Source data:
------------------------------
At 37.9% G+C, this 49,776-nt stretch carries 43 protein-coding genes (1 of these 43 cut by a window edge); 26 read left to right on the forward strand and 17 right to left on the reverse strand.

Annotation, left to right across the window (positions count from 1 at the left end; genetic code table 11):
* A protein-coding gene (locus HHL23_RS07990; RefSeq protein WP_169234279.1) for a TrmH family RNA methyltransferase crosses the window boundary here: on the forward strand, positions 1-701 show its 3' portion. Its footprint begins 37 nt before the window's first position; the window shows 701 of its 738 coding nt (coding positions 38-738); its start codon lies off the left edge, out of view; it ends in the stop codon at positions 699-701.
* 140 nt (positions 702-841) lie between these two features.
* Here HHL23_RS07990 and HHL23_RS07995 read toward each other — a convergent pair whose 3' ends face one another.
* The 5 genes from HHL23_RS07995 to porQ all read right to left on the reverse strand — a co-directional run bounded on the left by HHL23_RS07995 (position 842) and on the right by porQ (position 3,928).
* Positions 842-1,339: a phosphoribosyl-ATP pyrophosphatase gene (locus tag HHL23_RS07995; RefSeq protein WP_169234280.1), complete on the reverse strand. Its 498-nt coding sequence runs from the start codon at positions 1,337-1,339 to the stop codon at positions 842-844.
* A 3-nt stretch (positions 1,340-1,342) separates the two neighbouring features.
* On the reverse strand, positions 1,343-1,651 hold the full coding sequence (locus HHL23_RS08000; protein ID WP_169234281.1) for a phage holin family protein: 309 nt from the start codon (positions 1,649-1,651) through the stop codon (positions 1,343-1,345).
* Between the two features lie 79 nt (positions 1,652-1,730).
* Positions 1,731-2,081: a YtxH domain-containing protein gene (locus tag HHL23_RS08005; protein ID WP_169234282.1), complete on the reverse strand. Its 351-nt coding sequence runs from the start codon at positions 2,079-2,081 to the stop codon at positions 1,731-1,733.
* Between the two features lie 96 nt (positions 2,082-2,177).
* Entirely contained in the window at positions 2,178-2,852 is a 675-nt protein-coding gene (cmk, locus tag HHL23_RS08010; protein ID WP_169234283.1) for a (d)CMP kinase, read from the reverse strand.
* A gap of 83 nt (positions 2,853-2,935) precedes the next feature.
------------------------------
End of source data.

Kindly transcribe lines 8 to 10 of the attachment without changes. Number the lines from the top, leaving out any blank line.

* A 3-nt stretch (positions 1,340-1,342) separates the two neighbouring features.
* On the reverse strand, positions 1,343-1,651 hold the full coding sequence (locus HHL23_RS08000; protein ID WP_169234281.1) for a phage holin family protein: 309 nt from the start codon (positions 1,649-1,651) through the stop codon (positions 1,343-1,345).
* Between the two features lie 79 nt (positions 1,652-1,730).